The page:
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Friday, September 30, 2016

KZOHH - Trilogy: Burn Out the Remains

Artist: KZOHH
Release Title: Trilogy: Burn Out the Remains
Year: 2016
Label: Ashen Dominion
Genre: Epic Black Metal
1. Panoukla DXLII
2. Crom Conaill
3. H19N18

Becoming one of their country’s better exports, Ukrainian black metallers KZOHH have brought a pestilent-style ritualistic approach to the genre as the group has continued on throughout this style throughout their work. A loaded concept album about the history of the flu throughout history, the supergroups’ third album in three years was initially released with a bonus live DVD September 30, 2016 on Ashen Dominion.

For the most part this here is remarkably consistent in that it simply consists of epic arrangements with plenty of long, meditative passages throughout here. That leaves this one with a long, droning nature that’s melded onto the overlong tracks with plenty of exceptionally drawn-out sections that take those meditative elements to the forefront quite easily. There’s little else on display with the minimalist music offering up no real deviation at all here with the album going for that meditative mood for the most part here and the minor elements added into the arrangements which give it a rather heavy Middle-Eastern vibe manage to bring about a slightly different element to it while still engaging in that minimalist, droning meditation-style series of rhythms. It does break out into ravenous blasting black metal at select occurrences that feature those traditional tremolo-picked riffing and energetic rhythms that are featured here, though this one doesn’t put them as much of a priority as others would which tends to make this seem like a rather overlong exercise without much payoff. It’s clearly obvious the traditional black metal segments aren’t the main focus here, but they are the most enjoyable and energetic as the rest of the music comes off as bland background-sounds found in a relaxation spa with a few whispery rasped vocal shouts thrown in and it’s not entirely engaging with the exhaustive lengths found here which makes them even more challenging to get through.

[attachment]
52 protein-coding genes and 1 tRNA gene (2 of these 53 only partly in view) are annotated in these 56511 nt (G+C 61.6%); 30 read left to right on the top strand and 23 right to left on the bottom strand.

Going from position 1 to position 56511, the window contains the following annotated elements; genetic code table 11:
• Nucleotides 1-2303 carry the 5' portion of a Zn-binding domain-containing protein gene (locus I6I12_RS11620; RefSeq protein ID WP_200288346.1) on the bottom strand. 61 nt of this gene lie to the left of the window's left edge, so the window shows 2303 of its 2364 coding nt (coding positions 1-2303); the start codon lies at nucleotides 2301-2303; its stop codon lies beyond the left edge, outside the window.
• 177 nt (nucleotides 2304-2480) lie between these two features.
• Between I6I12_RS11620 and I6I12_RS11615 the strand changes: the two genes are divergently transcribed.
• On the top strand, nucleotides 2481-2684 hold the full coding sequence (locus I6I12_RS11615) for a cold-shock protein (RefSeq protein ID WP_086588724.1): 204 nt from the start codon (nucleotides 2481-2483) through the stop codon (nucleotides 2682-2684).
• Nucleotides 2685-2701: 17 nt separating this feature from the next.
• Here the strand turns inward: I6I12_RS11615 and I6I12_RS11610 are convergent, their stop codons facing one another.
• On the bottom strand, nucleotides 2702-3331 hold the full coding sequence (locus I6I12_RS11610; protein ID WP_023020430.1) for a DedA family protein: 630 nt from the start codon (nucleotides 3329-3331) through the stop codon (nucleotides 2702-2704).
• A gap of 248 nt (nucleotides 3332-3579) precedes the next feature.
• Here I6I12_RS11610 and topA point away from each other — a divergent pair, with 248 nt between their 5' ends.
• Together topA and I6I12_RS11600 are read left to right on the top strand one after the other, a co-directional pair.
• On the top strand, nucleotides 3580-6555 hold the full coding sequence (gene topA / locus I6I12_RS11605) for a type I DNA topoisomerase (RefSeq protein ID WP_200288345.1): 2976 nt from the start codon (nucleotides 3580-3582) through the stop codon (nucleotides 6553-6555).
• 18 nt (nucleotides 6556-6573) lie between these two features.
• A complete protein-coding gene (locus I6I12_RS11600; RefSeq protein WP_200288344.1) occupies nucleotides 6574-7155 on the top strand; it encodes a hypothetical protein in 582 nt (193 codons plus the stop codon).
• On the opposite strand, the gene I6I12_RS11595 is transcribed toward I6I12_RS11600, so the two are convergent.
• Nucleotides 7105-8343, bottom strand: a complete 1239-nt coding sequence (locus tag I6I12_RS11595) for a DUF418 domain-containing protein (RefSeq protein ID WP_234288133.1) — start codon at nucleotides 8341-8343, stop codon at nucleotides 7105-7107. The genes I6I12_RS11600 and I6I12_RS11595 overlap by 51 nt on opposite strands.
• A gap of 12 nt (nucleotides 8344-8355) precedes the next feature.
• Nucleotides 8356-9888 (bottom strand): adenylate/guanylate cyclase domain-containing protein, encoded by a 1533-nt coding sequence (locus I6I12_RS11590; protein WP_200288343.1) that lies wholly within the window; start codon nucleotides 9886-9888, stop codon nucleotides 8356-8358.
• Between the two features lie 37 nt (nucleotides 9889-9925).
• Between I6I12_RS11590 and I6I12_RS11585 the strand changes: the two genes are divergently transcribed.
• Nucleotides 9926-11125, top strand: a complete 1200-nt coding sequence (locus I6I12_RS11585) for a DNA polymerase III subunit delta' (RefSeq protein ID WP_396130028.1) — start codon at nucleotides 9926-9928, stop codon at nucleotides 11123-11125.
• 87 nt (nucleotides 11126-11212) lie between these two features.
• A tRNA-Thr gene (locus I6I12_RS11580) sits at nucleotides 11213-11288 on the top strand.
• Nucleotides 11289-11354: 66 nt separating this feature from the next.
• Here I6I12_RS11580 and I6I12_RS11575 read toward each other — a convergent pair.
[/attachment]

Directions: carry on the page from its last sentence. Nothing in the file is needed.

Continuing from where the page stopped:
Though this one isn’t all that great at what it does since the specialized nature of their appeal isn’t that dependent on themes and issues relevant to the target audience, this one really leaves the group to appeal mostly to fans of this sort of relaxing meditative chamber music only while more traditional black metal fans should heed caution.

Score: 55/100

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